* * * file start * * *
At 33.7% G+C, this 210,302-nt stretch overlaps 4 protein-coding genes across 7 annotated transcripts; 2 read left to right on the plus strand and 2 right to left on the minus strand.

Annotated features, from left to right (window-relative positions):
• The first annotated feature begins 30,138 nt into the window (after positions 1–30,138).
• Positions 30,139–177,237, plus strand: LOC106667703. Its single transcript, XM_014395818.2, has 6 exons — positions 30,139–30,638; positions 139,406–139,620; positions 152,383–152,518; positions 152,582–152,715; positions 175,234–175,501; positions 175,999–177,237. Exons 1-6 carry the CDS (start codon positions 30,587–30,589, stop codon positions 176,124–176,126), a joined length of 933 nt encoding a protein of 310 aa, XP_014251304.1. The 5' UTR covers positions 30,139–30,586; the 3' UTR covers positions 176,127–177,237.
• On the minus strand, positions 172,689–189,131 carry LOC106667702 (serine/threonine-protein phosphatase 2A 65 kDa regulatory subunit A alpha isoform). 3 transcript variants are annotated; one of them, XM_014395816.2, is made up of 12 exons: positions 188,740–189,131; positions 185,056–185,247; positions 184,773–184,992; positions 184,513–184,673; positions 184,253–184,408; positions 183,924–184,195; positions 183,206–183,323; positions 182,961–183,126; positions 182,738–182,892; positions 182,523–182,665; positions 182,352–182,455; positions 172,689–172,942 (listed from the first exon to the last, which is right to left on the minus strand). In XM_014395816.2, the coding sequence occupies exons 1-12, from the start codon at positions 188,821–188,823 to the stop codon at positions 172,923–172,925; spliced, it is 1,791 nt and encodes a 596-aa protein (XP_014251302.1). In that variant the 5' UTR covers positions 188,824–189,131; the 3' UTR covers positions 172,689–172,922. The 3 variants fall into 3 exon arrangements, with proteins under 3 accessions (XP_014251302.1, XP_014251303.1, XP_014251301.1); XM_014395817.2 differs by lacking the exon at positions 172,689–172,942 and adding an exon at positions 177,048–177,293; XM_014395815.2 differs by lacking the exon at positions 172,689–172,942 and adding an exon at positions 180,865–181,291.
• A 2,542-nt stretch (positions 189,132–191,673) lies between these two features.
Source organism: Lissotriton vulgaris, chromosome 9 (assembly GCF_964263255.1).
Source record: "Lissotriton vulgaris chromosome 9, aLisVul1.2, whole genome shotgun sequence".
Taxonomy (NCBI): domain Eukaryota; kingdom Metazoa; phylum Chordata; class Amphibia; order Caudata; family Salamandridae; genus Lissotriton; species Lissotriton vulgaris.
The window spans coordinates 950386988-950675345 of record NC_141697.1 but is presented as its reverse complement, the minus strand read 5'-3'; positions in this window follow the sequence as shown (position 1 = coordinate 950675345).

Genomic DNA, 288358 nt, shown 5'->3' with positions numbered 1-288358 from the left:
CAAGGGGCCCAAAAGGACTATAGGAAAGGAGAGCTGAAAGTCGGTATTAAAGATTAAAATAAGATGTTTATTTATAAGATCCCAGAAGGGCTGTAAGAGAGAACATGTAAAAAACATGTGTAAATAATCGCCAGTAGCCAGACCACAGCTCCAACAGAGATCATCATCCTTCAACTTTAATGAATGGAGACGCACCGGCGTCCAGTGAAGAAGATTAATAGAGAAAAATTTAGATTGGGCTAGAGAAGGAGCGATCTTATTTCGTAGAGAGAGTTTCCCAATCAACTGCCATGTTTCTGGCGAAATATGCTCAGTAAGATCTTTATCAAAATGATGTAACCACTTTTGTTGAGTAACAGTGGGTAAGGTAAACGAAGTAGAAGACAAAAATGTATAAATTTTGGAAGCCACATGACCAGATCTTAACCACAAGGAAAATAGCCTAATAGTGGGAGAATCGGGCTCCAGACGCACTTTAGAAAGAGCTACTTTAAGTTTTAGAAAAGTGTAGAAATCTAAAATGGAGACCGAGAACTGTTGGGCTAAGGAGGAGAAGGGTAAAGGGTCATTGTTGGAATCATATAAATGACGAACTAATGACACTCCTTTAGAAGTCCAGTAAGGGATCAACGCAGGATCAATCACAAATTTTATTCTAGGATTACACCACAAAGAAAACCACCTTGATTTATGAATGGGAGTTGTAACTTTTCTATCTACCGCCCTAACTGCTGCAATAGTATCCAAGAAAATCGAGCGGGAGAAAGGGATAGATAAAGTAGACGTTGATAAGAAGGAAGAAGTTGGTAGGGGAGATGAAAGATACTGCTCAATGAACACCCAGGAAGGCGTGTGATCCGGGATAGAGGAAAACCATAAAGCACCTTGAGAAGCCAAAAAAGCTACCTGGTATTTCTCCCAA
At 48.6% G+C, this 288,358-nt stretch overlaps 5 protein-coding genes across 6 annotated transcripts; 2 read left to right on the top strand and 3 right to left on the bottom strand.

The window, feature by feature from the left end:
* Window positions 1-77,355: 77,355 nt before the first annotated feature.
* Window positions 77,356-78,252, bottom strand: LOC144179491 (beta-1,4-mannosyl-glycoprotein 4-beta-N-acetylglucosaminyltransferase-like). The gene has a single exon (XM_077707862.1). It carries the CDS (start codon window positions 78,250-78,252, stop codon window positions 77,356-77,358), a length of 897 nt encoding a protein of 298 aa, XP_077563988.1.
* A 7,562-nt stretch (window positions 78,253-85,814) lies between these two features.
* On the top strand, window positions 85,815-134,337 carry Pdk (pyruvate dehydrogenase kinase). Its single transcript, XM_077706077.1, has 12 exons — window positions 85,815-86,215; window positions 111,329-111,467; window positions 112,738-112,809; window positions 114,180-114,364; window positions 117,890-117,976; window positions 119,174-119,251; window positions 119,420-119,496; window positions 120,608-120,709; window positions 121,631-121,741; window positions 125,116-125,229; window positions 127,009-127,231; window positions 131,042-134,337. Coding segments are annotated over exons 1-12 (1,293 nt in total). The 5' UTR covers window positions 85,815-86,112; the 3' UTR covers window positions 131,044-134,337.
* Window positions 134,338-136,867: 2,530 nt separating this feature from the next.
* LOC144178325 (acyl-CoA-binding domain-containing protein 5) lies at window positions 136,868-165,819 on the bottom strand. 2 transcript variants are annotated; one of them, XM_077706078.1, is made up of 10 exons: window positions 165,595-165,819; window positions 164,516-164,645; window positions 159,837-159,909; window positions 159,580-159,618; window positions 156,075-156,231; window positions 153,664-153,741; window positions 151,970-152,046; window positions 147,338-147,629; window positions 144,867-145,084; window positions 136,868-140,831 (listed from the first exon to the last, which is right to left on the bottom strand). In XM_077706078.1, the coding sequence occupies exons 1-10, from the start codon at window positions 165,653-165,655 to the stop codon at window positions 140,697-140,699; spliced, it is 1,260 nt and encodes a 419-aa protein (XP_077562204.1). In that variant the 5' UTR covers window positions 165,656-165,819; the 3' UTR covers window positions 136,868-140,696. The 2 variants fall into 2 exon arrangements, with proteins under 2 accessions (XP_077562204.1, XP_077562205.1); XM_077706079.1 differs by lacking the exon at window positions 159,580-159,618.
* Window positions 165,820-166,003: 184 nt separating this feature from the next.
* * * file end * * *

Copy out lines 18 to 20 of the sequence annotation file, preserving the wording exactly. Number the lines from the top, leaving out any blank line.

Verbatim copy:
* On the top strand, window positions 85,815-134,337 carry Pdk (pyruvate dehydrogenase kinase). Its single transcript, XM_077706077.1, has 12 exons — window positions 85,815-86,215; window positions 111,329-111,467; window positions 112,738-112,809; window positions 114,180-114,364; window positions 117,890-117,976; window positions 119,174-119,251; window positions 119,420-119,496; window positions 120,608-120,709; window positions 121,631-121,741; window positions 125,116-125,229; window positions 127,009-127,231; window positions 131,042-134,337. Coding segments are annotated over exons 1-12 (1,293 nt in total). The 5' UTR covers window positions 85,815-86,112; the 3' UTR covers window positions 131,044-134,337.
* Window positions 134,338-136,867: 2,530 nt separating this feature from the next.
* LOC144178325 (acyl-CoA-binding domain-containing protein 5) lies at window positions 136,868-165,819 on the bottom strand. 2 transcript variants are annotated; one of them, XM_077706078.1, is made up of 10 exons: window positions 165,595-165,819; window positions 164,516-164,645; window positions 159,837-159,909; window positions 159,580-159,618; window positions 156,075-156,231; window positions 153,664-153,741; window positions 151,970-152,046; window positions 147,338-147,629; window positions 144,867-145,084; window positions 136,868-140,831 (listed from the first exon to the last, which is right to left on the bottom strand). In XM_077706078.1, the coding sequence occupies exons 1-10, from the start codon at window positions 165,653-165,655 to the stop codon at window positions 140,697-140,699; spliced, it is 1,260 nt and encodes a 419-aa protein (XP_077562204.1). In that variant the 5' UTR covers window positions 165,656-165,819; the 3' UTR covers window positions 136,868-140,696. The 2 variants fall into 2 exon arrangements, with proteins under 2 accessions (XP_077562204.1, XP_077562205.1); XM_077706079.1 differs by lacking the exon at window positions 159,580-159,618.